Before I get into the Global, Business and Marketing reasons why every Caribbean Business Should blog, let me start with the definition of business blogging. ” Business blogging is a marketing tactic that uses blogging to get your business more online visibility.” Then I will continue with our own regional Digital context. According to Internetworldstats.com, of the 42,108,083 people in the Caribbean ( 2015), less than half of them are internet users. Only 17,655,462 Internet users on or 41.9 % penetration rate as of November 2015. When it comes to being online and social, which is now the default way in which we communicate and do business, when we use the numbers of the largest social platform in the world, Facebook, only 9,721,980 Caribbean people are there, as of November 2015. That’s a mere 23.1% penetration rate. Added to that mobile penetration in the majority of Caribbean nations have either reached 100% of very close. Smartphone penetration is hovering over 50%. The great news is that, there is a lot more room for the Caribbean to grow Digital and to go Social. A lot. It follows too, that the trends of what Caribbean customers want and expect from your Caribbean Business, not to mention your international customers have irrevocably changed. Now, let’s talk about the global context in which the Caribbean lives and does business with. There are 3.6 billion internet users worldwide. Mobile phone penetration and usage is now just before 2 billion people. As of July 28th, 2016 there are 60 million businesses using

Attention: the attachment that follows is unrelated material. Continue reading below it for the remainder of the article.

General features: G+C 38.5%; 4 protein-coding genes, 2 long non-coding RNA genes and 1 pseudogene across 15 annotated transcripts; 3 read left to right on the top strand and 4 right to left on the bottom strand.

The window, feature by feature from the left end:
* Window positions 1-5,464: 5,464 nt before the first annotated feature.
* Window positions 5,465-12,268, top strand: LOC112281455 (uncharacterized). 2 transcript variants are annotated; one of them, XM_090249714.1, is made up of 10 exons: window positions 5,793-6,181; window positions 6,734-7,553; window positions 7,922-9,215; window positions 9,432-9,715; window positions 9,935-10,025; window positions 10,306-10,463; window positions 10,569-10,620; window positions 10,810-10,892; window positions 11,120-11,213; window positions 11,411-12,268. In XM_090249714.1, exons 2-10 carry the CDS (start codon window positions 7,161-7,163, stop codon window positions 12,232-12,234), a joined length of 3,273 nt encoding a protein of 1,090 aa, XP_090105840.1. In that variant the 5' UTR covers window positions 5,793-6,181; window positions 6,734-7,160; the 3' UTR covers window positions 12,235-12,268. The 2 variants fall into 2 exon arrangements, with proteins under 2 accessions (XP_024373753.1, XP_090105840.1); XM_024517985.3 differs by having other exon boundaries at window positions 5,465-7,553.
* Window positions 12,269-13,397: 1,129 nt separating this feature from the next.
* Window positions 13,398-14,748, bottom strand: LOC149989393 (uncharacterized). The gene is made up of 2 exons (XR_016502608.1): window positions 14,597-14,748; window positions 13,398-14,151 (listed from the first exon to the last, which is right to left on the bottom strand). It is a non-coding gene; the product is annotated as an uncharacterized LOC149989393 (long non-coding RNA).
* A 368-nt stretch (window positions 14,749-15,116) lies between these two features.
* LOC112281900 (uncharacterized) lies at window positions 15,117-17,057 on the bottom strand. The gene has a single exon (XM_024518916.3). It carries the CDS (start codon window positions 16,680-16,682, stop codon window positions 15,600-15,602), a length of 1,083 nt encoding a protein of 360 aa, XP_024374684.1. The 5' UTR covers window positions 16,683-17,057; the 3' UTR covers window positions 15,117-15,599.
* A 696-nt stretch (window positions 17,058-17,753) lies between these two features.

Last week, at the fourth Latin American Telecommunications Congress in Mexico, the United Nations Economic Commission for Latin America and the Caribbean (ECLAC) called for the creation of a regional digital market. ECLAC was of the view that its creation would “enable increased connectivity for people and businesses, and facilitate the online exchange of goods and services”. Although the comments were made at a Latin American event, and frequently when ECLAC refers to the Caribbean it means the countries of Central and South America that border the Caribbean Sea, and not necessarily the Caribbean islands, a digital marketplace could be especially beneficial to the Caribbean/CARICOM region. Here are five reasons 1. The global marketplace is big First, have you ever tried to search the Apple iTunes or Google Play stores for mobile applications for a specific Caribbean country, or created by Caribbean developers? It is almost near impossible to get good results, unless you can search by a specific name. The search results will comprise products from all over the world, which may or may not necessarily have anything to do with what you are searching for. While it may be argued that the results are directly connected to the search algorithm employed, it also emphasises how large the global marketplace is, and the challenge of trying to spotlight niche products. It may thus be beneficial to create a platform where Caribbean products (and services) can be showcased, and for a Caribbean,.but also an international, audience. 2. Caribbean region is unique On the point of